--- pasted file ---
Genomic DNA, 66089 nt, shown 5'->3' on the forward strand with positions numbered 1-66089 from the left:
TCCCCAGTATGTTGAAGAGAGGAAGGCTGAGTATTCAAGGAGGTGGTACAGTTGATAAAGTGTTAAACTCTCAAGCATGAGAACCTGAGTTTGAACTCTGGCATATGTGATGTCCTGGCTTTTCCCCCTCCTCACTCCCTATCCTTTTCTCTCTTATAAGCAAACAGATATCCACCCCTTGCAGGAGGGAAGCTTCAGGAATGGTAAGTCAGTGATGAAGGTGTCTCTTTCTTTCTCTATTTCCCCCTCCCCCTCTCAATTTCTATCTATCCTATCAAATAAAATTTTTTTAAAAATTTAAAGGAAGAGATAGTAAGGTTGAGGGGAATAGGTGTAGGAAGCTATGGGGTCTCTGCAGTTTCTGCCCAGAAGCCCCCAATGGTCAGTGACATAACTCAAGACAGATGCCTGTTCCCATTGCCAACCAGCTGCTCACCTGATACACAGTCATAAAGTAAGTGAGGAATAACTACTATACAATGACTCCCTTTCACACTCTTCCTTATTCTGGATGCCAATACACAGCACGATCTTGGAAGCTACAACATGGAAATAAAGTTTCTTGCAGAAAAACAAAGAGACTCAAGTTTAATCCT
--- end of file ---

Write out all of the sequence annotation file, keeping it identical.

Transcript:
Genomic DNA, 66089 nt, shown 5'->3' on the forward strand with positions numbered 1-66089 from the left:
TCCCCAGTATGTTGAAGAGAGGAAGGCTGAGTATTCAAGGAGGTGGTACAGTTGATAAAGTGTTAAACTCTCAAGCATGAGAACCTGAGTTTGAACTCTGGCATATGTGATGTCCTGGCTTTTCCCCCTCCTCACTCCCTATCCTTTTCTCTCTTATAAGCAAACAGATATCCACCCCTTGCAGGAGGGAAGCTTCAGGAATGGTAAGTCAGTGATGAAGGTGTCTCTTTCTTTCTCTATTTCCCCCTCCCCCTCTCAATTTCTATCTATCCTATCAAATAAAATTTTTTTAAAAATTTAAAGGAAGAGATAGTAAGGTTGAGGGGAATAGGTGTAGGAAGCTATGGGGTCTCTGCAGTTTCTGCCCAGAAGCCCCCAATGGTCAGTGACATAACTCAAGACAGATGCCTGTTCCCATTGCCAACCAGCTGCTCACCTGATACACAGTCATAAAGTAAGTGAGGAATAACTACTATACAATGACTCCCTTTCACACTCTTCCTTATTCTGGATGCCAATACACAGCACGATCTTGGAAGCTACAACATGGAAATAAAGTTTCTTGCAGAAAAACAAAGAGACTCAAGTTTAATCCT